What happens to us as adults finds inevitable roots in what we experienced as children – that is why stories about adults are actually stories about fate, and children’s stories are always and only about choice. It is very simple to confuse the two, to forget that we have progressively lost our freedom, as we’ve grown older, instead of gaining it. What gaps there are in space and time narrow slowly until our days are a sequence, each one hanging on the one before: (I went to the bar today because it was such a terrible day at the office. I met somebody. I gave him my phone number, because he reminded me of a boy I knew in high school and of a man I dated three years ago. Today I’m nursing a hangover and waiting for him to call. He will call tomorrow because he would not call only a few hours after we met. In two years we will be living together, in four we’ll be married. One day I will wake up and I will tell myself I do not know how I got here, when really, what I’m saying is I do not know how I did not get anywhere else.)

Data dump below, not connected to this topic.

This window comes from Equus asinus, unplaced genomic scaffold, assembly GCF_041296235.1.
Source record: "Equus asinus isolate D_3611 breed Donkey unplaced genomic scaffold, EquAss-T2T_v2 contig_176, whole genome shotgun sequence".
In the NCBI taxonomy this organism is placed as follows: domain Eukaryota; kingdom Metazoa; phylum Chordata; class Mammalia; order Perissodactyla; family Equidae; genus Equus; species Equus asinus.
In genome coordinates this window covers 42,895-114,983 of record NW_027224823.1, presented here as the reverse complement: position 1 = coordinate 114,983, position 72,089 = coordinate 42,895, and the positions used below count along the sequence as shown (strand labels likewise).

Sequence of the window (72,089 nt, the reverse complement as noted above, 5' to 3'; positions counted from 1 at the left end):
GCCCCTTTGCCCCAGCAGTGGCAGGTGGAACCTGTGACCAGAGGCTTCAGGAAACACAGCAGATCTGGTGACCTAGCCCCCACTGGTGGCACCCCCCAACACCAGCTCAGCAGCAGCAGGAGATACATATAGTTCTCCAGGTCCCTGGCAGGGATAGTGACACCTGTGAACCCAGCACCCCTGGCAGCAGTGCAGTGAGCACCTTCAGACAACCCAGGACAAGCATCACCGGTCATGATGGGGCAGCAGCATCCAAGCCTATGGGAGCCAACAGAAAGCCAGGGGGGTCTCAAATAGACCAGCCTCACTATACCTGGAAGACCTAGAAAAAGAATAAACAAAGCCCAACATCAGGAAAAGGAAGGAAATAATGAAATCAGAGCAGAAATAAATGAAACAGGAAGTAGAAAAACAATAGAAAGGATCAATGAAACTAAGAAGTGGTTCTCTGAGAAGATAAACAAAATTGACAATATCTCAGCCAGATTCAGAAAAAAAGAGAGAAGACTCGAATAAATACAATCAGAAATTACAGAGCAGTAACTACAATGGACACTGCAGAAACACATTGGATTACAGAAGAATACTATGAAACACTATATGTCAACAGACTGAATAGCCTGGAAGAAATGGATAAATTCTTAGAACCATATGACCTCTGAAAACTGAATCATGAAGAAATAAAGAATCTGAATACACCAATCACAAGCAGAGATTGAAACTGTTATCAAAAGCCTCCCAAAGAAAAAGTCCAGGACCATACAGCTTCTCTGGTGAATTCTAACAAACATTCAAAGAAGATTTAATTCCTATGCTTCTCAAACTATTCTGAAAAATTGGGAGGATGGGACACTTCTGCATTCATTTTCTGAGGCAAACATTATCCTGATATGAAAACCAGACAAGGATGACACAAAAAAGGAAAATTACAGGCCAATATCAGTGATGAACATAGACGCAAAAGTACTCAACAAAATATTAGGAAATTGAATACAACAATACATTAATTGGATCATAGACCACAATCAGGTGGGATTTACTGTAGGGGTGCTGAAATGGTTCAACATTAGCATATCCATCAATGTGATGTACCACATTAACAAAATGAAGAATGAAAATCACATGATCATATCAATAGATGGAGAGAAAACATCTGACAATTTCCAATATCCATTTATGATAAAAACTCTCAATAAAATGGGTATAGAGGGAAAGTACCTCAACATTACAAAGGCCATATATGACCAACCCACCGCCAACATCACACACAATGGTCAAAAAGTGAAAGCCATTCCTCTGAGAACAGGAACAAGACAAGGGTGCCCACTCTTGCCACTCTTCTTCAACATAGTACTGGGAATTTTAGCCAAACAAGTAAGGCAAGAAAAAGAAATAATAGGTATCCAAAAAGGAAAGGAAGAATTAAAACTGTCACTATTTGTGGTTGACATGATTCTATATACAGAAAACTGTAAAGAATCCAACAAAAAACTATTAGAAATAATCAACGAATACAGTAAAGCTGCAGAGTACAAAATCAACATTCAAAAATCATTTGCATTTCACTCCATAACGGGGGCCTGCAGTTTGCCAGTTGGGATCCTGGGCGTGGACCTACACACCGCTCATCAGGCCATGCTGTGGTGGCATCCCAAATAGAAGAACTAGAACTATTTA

Kara Vanderbijl, In Which We Unwrinkle the Nature of Time
"One day I will wake up and I will tell myself I do not know how I got here, when really, what I’m saying is I do not know how I did not get anywhere else."